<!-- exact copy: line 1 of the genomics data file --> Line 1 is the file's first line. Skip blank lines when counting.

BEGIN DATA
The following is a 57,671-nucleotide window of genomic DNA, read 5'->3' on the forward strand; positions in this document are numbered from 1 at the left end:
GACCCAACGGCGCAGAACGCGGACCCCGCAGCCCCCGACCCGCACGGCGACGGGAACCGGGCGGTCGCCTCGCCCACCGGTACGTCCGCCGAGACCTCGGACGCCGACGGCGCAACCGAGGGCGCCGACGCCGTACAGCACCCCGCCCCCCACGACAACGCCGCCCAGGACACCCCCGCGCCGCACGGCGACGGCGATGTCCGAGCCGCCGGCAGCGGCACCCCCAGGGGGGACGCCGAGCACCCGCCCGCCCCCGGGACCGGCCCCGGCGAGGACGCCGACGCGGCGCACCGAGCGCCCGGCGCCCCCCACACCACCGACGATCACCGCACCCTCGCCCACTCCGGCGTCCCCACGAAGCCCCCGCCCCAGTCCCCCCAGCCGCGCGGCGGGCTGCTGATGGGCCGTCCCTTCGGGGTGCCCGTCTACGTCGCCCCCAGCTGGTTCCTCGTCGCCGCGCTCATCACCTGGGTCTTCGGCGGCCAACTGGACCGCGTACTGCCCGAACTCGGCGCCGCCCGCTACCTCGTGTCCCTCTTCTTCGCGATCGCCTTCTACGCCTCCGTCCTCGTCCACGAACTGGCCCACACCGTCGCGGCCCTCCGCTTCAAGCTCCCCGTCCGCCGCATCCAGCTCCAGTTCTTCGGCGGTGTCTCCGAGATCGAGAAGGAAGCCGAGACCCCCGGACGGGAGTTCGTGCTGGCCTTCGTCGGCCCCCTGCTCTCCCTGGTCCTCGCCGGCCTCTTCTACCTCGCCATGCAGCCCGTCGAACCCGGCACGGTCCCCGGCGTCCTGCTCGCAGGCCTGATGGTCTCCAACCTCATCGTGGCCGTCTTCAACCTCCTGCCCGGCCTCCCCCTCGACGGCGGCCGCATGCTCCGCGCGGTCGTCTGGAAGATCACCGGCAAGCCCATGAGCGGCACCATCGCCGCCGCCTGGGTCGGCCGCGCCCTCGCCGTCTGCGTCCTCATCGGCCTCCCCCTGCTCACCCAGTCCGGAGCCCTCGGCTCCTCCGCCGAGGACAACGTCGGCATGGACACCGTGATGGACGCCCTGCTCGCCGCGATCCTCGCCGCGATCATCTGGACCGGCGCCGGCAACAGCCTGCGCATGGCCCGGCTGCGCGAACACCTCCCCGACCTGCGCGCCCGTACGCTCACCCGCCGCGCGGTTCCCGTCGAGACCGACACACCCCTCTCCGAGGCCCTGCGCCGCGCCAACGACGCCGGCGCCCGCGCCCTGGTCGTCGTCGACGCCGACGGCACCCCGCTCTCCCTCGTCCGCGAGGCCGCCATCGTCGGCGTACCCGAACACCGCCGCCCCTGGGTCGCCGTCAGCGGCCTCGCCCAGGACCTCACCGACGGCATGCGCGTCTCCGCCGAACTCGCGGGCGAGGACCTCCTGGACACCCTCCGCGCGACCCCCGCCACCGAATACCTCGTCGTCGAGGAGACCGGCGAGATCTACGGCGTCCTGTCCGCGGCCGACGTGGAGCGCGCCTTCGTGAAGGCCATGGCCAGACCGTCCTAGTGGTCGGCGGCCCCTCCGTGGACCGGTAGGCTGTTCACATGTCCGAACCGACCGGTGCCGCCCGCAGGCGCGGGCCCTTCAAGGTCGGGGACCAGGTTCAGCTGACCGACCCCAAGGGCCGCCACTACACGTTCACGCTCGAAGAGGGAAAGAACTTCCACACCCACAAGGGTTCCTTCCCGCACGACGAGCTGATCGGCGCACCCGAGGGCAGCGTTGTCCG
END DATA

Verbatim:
The following is a 57,671-nucleotide window of genomic DNA, read 5'->3' on the forward strand; positions in this document are numbered from 1 at the left end: